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Pompeo calls Hong Kong law an 'affront to all nations'

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Pompeo calls Hong Kong law an 'affront to all nations'

By David Brunnstrom and Humeyra Pamuk



FILE PHOTO: U.S. Secretary of State Mike Pompeo gives a news conference about dealings with China and Iran, and on the fight against the coronavirus disease (COVID-19) pandemic, in Washington, U.S., June 24, 2020. Mangel Ngan/Pool via REUTERS/File Photo


WASHINGTON (Reuters) - U.S. Secretary of State Mike Pompeo said on Wednesday the new security law China has imposed on Hong Kong was an affront to all nations and Washington would continue to implement President Donald Trump's directive to end the territory's special status.


Pompeo told a news briefing the United States was deeply concerned about the safety of everyone in Hong Kong and said Article 38 of the law passed on Tuesday purported to apply to offenses committed outside Hong Kong and likely included Americans.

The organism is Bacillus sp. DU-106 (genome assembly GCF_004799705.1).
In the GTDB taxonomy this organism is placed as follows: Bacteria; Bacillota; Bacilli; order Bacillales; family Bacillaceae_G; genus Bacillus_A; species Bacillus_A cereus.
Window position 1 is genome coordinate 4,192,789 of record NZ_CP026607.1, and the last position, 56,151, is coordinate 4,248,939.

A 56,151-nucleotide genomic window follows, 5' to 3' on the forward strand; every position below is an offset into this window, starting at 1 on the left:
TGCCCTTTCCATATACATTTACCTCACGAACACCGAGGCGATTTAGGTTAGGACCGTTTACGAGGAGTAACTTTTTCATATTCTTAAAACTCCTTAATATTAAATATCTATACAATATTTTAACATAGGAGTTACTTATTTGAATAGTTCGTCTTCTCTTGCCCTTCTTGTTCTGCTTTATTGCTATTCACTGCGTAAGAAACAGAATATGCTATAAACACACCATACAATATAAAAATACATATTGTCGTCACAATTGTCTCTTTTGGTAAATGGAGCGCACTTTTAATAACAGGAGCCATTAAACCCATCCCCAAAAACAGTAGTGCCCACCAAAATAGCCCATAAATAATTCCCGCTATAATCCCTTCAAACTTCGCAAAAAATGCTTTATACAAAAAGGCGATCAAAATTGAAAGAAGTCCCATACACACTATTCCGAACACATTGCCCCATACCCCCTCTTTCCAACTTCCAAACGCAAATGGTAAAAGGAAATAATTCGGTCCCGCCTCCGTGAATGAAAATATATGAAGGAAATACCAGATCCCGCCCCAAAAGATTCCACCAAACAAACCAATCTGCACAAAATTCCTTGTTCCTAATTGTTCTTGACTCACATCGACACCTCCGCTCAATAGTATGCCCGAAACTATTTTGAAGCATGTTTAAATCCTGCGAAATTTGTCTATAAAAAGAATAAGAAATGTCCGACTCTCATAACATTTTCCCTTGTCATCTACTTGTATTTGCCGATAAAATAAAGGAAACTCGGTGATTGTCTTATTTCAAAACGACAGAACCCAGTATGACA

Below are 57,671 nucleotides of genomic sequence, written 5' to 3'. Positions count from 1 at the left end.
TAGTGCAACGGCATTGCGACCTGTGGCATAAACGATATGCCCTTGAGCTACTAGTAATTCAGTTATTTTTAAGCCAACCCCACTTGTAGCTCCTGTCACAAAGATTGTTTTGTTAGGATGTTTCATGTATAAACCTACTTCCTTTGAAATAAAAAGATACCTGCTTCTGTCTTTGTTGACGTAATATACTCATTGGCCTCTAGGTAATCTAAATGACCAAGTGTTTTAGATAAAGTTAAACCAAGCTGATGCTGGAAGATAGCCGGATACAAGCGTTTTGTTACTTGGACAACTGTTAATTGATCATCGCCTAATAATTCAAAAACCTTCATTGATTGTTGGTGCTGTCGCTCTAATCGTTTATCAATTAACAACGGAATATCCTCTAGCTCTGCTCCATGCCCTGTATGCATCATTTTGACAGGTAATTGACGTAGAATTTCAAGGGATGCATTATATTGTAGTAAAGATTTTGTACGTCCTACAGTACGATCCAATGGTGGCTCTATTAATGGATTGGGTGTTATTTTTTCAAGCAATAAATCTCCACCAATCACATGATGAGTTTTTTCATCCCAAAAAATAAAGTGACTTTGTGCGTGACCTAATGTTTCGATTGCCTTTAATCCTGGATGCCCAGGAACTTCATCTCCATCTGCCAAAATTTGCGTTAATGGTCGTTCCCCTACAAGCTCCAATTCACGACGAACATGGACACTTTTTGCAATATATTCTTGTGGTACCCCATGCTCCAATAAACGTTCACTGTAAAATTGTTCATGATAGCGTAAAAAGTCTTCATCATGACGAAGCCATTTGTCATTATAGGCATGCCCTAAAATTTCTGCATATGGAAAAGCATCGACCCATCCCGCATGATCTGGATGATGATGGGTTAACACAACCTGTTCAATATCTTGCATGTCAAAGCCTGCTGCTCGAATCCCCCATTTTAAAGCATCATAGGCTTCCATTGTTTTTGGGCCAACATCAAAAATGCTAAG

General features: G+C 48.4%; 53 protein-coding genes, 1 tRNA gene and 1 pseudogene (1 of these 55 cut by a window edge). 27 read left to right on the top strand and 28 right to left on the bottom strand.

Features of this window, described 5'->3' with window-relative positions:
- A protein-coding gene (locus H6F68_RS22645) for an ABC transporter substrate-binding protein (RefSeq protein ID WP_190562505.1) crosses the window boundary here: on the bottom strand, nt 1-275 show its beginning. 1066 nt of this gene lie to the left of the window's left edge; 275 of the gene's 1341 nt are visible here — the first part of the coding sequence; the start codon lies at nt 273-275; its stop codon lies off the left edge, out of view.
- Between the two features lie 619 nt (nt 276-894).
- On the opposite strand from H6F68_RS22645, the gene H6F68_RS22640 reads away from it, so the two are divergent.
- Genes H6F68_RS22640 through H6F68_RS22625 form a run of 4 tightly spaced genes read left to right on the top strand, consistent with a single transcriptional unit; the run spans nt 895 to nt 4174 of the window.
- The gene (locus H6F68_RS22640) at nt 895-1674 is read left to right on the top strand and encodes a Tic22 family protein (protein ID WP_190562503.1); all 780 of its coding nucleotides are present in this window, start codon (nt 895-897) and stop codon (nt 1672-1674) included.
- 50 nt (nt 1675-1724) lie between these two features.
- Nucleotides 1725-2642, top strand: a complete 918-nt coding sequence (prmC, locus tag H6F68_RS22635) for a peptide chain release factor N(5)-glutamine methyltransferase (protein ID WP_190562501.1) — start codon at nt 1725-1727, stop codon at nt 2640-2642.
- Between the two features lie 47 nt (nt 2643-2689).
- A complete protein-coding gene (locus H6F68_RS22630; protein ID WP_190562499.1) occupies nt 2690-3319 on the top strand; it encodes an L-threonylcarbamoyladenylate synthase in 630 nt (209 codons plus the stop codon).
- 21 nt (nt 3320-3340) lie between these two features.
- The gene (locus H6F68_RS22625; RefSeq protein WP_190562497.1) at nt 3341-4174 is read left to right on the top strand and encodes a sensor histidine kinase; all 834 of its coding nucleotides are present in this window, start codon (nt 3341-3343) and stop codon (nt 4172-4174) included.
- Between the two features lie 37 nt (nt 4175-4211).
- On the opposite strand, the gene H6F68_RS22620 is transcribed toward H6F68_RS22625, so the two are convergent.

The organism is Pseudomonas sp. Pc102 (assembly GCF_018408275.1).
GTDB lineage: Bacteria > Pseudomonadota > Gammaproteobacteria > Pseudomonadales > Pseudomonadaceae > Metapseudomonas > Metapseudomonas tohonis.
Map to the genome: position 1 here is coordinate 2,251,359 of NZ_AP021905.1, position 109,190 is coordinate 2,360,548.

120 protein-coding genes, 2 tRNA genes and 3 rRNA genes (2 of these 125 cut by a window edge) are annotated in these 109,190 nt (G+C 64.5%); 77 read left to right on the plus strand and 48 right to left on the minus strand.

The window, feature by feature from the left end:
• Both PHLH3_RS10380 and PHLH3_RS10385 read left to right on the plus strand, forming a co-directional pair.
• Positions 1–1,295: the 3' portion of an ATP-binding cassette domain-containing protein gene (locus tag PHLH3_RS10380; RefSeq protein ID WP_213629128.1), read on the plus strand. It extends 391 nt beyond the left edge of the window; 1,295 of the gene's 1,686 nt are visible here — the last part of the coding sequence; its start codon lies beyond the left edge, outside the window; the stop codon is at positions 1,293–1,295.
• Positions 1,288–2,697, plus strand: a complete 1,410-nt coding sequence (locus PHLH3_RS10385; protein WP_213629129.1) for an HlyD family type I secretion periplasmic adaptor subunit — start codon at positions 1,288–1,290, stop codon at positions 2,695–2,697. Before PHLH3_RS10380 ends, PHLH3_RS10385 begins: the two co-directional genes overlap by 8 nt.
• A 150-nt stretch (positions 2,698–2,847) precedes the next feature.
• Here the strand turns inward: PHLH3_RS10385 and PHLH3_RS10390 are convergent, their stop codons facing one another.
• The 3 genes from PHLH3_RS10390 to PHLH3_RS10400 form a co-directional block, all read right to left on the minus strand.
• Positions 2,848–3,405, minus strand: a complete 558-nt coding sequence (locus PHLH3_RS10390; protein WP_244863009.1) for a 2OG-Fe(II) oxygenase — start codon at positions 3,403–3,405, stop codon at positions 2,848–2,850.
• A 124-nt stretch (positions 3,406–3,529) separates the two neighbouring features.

"This is outrageous and an affront to all nations," he said.


Pompeo recalled that on Friday, Washington implemented visa restrictions on those responsible for the Hong Kong crackdown and on Monday announced it would end exports of defense equipment and dual-use technology through the territory.


"Free Hong Kong was one of the world's most stable, prosperous and dynamic cities. Now, now it will be just another Communist-run city where people will be subject to the party elites' whims," Pompeo said.


"We will continue to implement President Trump's directive to end Hong Kong's special status."


Asked how far Washington would go in stripping Hong Kong of its U.S. privileges, Pompeo said: "I'll just repeat what the president said: He wants to ensure that, with a handful of exceptions, Hong Kong is treated just like mainland China."


But some analysts doubt the willingness of the Trump administration to take forceful action that would have an impact on Beijing, given extensive U.S. business interests in Hong Kong and Trump's desire to maintain a trade deal reached with China this year.


"While there are a range of options for further U.S. sanctions, including tariffs, visas, and air travel, none are cost-free to U.S. interests," said Wendy Cutler, a former senior U.S. trade official.


Kurt Tong, the former U.S. consul general in Hong Kong, said it was difficult to craft responses that did not hurt Hong Kong or the United States more than they hurt China.